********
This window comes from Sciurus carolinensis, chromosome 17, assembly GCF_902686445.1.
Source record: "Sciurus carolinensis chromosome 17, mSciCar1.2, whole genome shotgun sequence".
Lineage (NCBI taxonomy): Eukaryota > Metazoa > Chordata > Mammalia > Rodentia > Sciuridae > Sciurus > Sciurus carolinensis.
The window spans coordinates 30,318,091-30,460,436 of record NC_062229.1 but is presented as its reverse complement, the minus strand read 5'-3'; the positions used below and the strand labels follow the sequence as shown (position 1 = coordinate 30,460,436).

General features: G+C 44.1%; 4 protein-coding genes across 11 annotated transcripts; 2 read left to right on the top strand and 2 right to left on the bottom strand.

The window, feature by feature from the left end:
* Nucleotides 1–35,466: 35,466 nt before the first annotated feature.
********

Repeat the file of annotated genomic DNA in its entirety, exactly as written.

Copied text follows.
This window comes from Sciurus carolinensis, chromosome 17, assembly GCF_902686445.1.
Source record: "Sciurus carolinensis chromosome 17, mSciCar1.2, whole genome shotgun sequence".
Lineage (NCBI taxonomy): Eukaryota > Metazoa > Chordata > Mammalia > Rodentia > Sciuridae > Sciurus > Sciurus carolinensis.
The window spans coordinates 30,318,091-30,460,436 of record NC_062229.1 but is presented as its reverse complement, the minus strand read 5'-3'; the positions used below and the strand labels follow the sequence as shown (position 1 = coordinate 30,460,436).

General features: G+C 44.1%; 4 protein-coding genes across 11 annotated transcripts; 2 read left to right on the top strand and 2 right to left on the bottom strand.

The window, feature by feature from the left end:
* Nucleotides 1–35,466: 35,466 nt before the first annotated feature.